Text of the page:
- 1 cup chopped pecans chopped
- Cinnamon Filling:
- 2 tablespoons butter melted
- 1 cup brown sugar
- 4 teaspoons Cinnamon
- Heat whole milk in the microwave for 1 minute. In the bowl of a stand mixer fitted with a bread hook, or a large mixing bowl, place yeast, sugar and salt, stir.
- Add hot milk and allow to sit for approximately 10 minutes, or until yeast has activated, bloomed and smells fragrant.
- Stir in whisked eggs and then half of the the flour.
- Mix with the bread hook until mixture is fully incorporated and dough drapes off of the hook. You can also use a large wooden mixing spoon and work those arm muscles!
- Stir in melted shortening and remaining flour. Continue to knead with the bread hook or hands until dough is smooth and elastic, approximately 3-5 minutes.
- Roll dough into a ball and place into a large, well greased mixing bowl. Turn once to cover all exterior with butter or grease. Cover with a damp kitchen towel and set aside to rise for 30 minutes. Dough will double in size.
- While dough rises, make the caramel pecan topping by placing butter, brown sugar and corn syrup in a small sauce pan. Melt over low heat, sitting occasionally. It is very important that the mixture does not reach a boil, or even a simmer. Stir until brown sugar is dissolved and fully incorporated and remove from heat.
- Spray a 9x13 rectangular baking dish or two 9-inch circular pie plates with cooking spray. Pour caramel pecan mixture evenly into the bottom of the dish(es). Sprinkle with pecans. Allow butterscotch topping to cool while you roll the dough.
- Turn dough out onto a lightly floured surface. Roll into a rectangle, approximately 14x22 inches.
- Mix brown sugar and cinnamon in a small mixing bowl. Brush melted butter over dough and sprinkle evenly with cinnamon-sugar mixture.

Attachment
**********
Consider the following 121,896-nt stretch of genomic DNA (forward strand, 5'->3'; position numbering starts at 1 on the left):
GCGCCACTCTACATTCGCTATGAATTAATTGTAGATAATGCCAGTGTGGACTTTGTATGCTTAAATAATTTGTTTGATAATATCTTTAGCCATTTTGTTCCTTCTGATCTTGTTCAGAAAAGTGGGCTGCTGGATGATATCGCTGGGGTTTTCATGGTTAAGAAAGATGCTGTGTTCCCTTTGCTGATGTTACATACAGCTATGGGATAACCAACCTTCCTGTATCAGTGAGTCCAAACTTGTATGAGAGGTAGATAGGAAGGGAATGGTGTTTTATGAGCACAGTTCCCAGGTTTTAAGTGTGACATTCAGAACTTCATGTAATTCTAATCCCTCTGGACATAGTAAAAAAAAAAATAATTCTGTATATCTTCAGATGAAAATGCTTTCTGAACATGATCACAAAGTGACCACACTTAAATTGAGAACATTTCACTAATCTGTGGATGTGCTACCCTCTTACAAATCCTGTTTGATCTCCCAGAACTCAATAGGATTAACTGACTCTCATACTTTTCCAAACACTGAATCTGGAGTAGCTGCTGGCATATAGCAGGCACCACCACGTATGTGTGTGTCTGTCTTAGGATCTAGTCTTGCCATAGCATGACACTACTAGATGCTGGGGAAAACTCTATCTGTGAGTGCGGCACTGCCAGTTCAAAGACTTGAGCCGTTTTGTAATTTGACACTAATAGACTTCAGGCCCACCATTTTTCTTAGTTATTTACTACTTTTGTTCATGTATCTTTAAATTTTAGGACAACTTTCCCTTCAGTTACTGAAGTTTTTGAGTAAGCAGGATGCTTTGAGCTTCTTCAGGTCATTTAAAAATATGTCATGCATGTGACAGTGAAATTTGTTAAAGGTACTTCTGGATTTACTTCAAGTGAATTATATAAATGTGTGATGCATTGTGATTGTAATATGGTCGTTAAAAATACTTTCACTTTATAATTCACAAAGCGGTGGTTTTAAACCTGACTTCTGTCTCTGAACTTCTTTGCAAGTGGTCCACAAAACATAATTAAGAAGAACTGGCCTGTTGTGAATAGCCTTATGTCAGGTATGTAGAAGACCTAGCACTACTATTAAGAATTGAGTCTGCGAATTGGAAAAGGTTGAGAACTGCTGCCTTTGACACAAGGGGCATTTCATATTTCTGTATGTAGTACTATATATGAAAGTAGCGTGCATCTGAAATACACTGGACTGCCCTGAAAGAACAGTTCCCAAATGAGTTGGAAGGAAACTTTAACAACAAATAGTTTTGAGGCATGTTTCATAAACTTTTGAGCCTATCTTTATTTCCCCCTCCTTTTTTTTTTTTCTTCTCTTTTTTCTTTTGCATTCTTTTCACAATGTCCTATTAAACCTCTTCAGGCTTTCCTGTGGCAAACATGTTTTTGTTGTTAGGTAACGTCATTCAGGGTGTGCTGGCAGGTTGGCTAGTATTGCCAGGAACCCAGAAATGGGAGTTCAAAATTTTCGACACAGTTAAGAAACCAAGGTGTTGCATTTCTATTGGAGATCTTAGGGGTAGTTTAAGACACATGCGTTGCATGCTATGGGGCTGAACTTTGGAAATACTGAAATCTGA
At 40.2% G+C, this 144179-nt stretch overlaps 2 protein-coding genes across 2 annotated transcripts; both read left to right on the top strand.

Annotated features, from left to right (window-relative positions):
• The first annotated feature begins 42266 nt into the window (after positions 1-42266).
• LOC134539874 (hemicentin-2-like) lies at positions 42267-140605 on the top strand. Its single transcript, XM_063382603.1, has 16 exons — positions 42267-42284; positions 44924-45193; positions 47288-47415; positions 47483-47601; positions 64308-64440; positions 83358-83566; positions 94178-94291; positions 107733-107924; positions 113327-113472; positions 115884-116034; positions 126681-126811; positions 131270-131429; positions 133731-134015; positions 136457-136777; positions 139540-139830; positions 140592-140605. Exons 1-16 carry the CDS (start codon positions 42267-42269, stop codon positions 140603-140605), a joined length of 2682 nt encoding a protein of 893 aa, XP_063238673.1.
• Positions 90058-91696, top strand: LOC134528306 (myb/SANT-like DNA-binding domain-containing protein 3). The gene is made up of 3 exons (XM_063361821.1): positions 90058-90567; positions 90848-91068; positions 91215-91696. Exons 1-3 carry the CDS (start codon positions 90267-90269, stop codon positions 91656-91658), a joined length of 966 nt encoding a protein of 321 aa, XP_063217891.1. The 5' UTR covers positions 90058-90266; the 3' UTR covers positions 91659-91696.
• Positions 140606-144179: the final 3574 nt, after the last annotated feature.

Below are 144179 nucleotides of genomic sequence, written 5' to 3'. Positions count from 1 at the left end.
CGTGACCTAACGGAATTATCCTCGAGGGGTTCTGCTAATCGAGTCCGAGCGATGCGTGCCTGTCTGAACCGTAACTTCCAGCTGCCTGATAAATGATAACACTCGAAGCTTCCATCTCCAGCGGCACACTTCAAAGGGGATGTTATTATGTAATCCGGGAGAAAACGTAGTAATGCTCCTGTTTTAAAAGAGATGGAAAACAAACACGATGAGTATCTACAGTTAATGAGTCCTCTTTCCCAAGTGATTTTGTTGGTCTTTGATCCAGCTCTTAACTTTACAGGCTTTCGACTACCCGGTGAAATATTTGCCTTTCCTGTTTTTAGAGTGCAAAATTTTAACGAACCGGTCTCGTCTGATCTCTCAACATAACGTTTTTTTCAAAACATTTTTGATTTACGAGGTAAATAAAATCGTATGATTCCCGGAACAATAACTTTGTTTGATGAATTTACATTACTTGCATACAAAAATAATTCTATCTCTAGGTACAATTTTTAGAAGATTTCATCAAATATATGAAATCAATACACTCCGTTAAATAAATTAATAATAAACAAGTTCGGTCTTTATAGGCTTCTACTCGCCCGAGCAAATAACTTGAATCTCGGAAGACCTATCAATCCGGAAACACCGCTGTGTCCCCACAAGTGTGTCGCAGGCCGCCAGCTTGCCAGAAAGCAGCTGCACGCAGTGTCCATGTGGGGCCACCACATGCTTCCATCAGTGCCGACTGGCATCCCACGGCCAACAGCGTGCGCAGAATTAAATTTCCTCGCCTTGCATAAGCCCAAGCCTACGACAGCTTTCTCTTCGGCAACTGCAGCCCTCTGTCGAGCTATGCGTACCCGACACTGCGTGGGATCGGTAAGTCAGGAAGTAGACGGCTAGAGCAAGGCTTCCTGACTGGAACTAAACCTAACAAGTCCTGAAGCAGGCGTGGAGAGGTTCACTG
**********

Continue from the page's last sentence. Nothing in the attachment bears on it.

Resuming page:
- Roll dough tightly from the short end. Using a sharp knife, cut into 12 equal slices. Place slices directly on top of butterscotch topping (either all 12 in the 9x13 or 6 and 6 in pie plates).
- Cover with a damp kitchen towel and allow to rise for an additional 30 minutes.
- Preheat oven to 375 degrees. Bake uncovered for 30 minutes. If the tops start to brown, loosely lay a piece of aluminum foil over top.
- Remove and allow to cool for 5 minutes. Now is the tricky part, you have to flip this bad boy onto a large platter. Choose a serving dish that is larger than your cookware and be careful not to burn yourself.
- Serve immediately and enjoy Old Fashioned Pecan Sticky Buns!
Notes: If you get the butterscotch topping on your counter tops, floor, etc, allow to cool and you should be able to easily peel it off. Not that I know from experience or anything....
You can use walnuts instead of pecans or omit nuts.
Adding a grate or two of fresh nutmeg to the cinnamon mixture is wonderful!
You can make your buns the night before all the way up until baking, cover and put in the refrigerator. On the morning of, resume at the point of baking, allowing the dough to come to room temperture while the oven preheats.